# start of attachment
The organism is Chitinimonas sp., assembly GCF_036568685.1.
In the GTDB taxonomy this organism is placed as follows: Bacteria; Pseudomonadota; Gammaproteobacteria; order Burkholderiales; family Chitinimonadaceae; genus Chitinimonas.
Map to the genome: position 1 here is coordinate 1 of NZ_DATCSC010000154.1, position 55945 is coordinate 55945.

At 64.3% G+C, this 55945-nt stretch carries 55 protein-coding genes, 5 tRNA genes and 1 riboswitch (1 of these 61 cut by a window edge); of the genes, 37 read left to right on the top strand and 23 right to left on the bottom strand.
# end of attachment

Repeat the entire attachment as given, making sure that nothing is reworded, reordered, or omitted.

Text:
The organism is Chitinimonas sp., assembly GCF_036568685.1.
In the GTDB taxonomy this organism is placed as follows: Bacteria; Pseudomonadota; Gammaproteobacteria; order Burkholderiales; family Chitinimonadaceae; genus Chitinimonas.
Map to the genome: position 1 here is coordinate 1 of NZ_DATCSC010000154.1, position 55945 is coordinate 55945.

At 64.3% G+C, this 55945-nt stretch carries 55 protein-coding genes, 5 tRNA genes and 1 riboswitch (1 of these 61 cut by a window edge); of the genes, 37 read left to right on the top strand and 23 right to left on the bottom strand.